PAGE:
Peace in the heart of Africa?

A pact in Congo this week may end a horrific conflict if the US and others follow through.

One of the most lawless places on Earth is eastern Congo. It's also one of its most tragic – in Holocaust proportions. More than 5 million people have died there as a result of a decade-long conflict. This week, though, this little-noticed tragedy of horrors saw a hopeful turn of events.

A peace agreement was finalized Wednesday between the Democratic Republic of Congo and various rebel groups. The pact now needs money and delicate diplomacy to succeed, with the European Union already promising $150 million.

The United States needs to do more, and perhaps the Pentagon's new focus on the continent, with the setting up of an Africa Command, can help bring American "soft power" to the deal.

The lure of aid helped bring the factions to the table, along with a defeat in battle for Congo's military in December. Money will also be needed to disarm the more than two dozen militias and end a war of killing, plunder, and rape that has caused the deaths of an estimated 45,000 people each month – half of them small children.

Like the tragedy in Sudan's Darfur, the Congo conflict has long befuddled the outside world. It began in the mid-1990s after the genocide in nearby Rwanda that saw an estimated 800,000 killed. Fleeing Hutu rebels, who had tried to wipe out Rwanda's minority Tutsis, set up camp in eastern Congo, upsetting the tribal balance and uniting Congo's Tutsis under a rebel general named Laurent Nkunda.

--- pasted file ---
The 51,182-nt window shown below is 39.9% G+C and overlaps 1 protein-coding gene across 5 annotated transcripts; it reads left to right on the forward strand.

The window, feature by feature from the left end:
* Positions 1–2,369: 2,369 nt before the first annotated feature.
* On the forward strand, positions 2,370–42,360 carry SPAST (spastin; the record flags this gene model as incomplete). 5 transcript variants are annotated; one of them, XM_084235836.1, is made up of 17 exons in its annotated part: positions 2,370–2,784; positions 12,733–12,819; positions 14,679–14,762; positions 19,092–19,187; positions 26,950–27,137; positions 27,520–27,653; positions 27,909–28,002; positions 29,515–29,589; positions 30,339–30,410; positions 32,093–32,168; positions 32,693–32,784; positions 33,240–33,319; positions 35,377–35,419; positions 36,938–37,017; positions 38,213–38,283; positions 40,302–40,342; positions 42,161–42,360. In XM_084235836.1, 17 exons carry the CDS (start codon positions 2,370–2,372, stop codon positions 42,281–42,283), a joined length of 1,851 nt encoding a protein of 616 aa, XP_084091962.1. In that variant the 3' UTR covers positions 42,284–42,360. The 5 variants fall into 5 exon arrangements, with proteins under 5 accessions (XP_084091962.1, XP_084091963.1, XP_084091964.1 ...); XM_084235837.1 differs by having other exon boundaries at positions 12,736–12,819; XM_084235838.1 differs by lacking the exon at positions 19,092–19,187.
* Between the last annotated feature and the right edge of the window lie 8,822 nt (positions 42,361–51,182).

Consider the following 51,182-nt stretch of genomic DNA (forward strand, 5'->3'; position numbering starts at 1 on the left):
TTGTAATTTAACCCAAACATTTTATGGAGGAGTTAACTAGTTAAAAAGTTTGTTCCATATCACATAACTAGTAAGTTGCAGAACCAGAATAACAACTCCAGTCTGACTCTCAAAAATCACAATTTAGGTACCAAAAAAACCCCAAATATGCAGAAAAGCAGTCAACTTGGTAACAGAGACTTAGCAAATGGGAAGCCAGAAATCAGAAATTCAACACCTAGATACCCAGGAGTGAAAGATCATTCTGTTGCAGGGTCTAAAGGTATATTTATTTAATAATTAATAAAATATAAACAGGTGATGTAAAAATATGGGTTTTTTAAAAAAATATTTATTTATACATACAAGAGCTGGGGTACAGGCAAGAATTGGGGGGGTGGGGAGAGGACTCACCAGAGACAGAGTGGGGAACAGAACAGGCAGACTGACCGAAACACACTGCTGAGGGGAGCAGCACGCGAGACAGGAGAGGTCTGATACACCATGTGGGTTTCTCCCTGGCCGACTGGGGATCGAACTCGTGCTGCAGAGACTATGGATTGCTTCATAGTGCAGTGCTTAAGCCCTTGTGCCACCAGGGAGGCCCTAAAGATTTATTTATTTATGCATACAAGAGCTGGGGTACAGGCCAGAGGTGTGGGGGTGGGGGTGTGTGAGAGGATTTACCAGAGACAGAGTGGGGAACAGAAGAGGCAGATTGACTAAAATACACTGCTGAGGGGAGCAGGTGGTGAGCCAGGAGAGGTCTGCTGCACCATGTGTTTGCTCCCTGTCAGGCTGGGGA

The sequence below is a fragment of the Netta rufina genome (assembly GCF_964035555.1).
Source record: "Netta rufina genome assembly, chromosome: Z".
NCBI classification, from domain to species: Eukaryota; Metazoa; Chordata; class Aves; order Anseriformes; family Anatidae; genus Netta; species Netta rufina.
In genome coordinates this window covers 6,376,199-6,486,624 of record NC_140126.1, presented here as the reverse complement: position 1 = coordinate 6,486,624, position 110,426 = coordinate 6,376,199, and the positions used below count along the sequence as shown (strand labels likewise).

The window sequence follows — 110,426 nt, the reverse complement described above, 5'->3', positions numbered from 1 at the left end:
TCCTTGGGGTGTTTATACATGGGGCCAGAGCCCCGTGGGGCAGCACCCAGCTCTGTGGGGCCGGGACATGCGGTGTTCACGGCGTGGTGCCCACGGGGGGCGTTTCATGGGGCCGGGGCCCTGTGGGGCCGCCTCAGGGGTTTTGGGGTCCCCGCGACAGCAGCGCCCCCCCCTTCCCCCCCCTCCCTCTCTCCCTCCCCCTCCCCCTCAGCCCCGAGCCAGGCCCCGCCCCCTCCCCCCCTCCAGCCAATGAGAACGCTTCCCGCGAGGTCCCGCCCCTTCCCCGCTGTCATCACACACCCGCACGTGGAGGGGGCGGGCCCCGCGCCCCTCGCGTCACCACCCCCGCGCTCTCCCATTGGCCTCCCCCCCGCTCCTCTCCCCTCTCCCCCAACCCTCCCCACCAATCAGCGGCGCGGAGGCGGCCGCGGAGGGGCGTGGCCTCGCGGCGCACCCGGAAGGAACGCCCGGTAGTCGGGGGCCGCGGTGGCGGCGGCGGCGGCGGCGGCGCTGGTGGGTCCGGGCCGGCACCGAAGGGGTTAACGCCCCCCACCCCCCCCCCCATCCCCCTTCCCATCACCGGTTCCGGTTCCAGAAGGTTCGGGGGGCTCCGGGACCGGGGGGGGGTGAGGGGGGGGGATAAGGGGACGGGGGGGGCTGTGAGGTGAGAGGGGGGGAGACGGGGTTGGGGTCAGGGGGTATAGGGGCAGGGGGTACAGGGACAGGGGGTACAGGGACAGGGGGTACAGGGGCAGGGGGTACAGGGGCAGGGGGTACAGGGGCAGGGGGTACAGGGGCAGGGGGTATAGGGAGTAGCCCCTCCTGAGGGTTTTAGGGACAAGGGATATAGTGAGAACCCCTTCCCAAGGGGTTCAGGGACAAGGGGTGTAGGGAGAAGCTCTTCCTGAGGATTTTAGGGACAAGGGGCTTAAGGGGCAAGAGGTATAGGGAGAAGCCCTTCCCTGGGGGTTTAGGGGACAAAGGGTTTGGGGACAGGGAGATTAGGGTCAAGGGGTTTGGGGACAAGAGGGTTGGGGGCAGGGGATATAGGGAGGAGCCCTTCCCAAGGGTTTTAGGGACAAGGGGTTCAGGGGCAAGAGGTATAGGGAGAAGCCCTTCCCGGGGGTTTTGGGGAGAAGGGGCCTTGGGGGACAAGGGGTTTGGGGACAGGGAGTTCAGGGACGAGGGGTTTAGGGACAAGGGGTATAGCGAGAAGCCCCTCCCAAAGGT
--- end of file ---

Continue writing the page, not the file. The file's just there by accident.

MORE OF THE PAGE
It also ignited a war that helped bring the armies of other African nations into Congo. The heart of Africa – Congo is four times the size of France – was set aflame, despite the country's attempt to right itself after decades of dictatorship.

Piece by piece, though, diplomats have built a foundation for peace. The alternative was too difficult to accept: In most of Africa's wars, indirect deaths as a result of lawlessness and neglect are estimated to be 14 times greater than deaths from actual combat.

The West has another incentive for peacemaking: Since the end of the cold war nearly two decades ago, conflicts in Africa have cost the continent as much money as all the foreign aid it received, according to Oxfam.

Despite the presence of the largest United Nations peacekeeping mission in the world, eastern Congo has remained in conflict. One key to this week's agreement is a pact signed last year between Congo and Rwanda that calls for repatriating Rwanda's Hutu militias. Only as that happens will General Nkunda and his Congolese Tutsi forces disarm and join Congo's national army.

Diplomats need all the help they can get to pull that off. Such foreign efforts have had a mixed record, going back to 1960 when the UN sent its first peacekeepers to Africa (to head off a rebellion in Congo's Katanga Province). For many conflicts, such as in Mozambique and Sierra Leone, outside intervention worked. But lack of intervention in Rwanda's 1994 genocide has compelled a long-lasting urgency to address Africa's violent trouble spots.

One underlying cause of many African conflicts, especially in Congo, is the lure of abundant minerals. Peace will not be assured unless resource-rich nations have an equitable means of tapping that wealth without outside pressures.

Congo's peace deal is starting down that path.

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